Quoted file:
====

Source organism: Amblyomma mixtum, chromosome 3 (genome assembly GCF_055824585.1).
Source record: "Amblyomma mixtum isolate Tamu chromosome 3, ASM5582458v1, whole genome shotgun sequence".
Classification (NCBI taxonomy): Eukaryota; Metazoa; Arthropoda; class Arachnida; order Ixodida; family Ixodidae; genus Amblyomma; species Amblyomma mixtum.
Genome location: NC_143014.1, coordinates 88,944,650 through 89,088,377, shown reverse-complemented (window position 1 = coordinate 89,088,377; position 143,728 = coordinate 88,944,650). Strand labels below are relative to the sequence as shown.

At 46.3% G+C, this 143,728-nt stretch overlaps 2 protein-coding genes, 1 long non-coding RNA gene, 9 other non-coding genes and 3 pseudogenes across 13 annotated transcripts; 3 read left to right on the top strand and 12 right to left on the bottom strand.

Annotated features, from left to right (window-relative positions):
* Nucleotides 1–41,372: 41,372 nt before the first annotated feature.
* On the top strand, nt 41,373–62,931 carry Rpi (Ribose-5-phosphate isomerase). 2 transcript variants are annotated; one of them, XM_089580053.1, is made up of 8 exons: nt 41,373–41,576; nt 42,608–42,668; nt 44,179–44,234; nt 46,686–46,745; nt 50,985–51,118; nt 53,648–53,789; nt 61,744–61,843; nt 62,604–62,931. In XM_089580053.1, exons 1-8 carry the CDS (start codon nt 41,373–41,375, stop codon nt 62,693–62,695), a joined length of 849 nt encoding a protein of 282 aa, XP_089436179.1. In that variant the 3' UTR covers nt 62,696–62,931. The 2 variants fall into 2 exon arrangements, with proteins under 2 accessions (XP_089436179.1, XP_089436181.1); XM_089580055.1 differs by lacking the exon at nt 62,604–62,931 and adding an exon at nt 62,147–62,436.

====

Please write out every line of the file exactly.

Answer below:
Source organism: Amblyomma mixtum, chromosome 3 (genome assembly GCF_055824585.1).
Source record: "Amblyomma mixtum isolate Tamu chromosome 3, ASM5582458v1, whole genome shotgun sequence".
Classification (NCBI taxonomy): Eukaryota; Metazoa; Arthropoda; class Arachnida; order Ixodida; family Ixodidae; genus Amblyomma; species Amblyomma mixtum.
Genome location: NC_143014.1, coordinates 88,944,650 through 89,088,377, shown reverse-complemented (window position 1 = coordinate 89,088,377; position 143,728 = coordinate 88,944,650). Strand labels below are relative to the sequence as shown.

At 46.3% G+C, this 143,728-nt stretch overlaps 2 protein-coding genes, 1 long non-coding RNA gene, 9 other non-coding genes and 3 pseudogenes across 13 annotated transcripts; 3 read left to right on the top strand and 12 right to left on the bottom strand.

Annotated features, from left to right (window-relative positions):
* Nucleotides 1–41,372: 41,372 nt before the first annotated feature.
* On the top strand, nt 41,373–62,931 carry Rpi (Ribose-5-phosphate isomerase). 2 transcript variants are annotated; one of them, XM_089580053.1, is made up of 8 exons: nt 41,373–41,576; nt 42,608–42,668; nt 44,179–44,234; nt 46,686–46,745; nt 50,985–51,118; nt 53,648–53,789; nt 61,744–61,843; nt 62,604–62,931. In XM_089580053.1, exons 1-8 carry the CDS (start codon nt 41,373–41,375, stop codon nt 62,693–62,695), a joined length of 849 nt encoding a protein of 282 aa, XP_089436179.1. In that variant the 3' UTR covers nt 62,696–62,931. The 2 variants fall into 2 exon arrangements, with proteins under 2 accessions (XP_089436179.1, XP_089436181.1); XM_089580055.1 differs by lacking the exon at nt 62,604–62,931 and adding an exon at nt 62,147–62,436.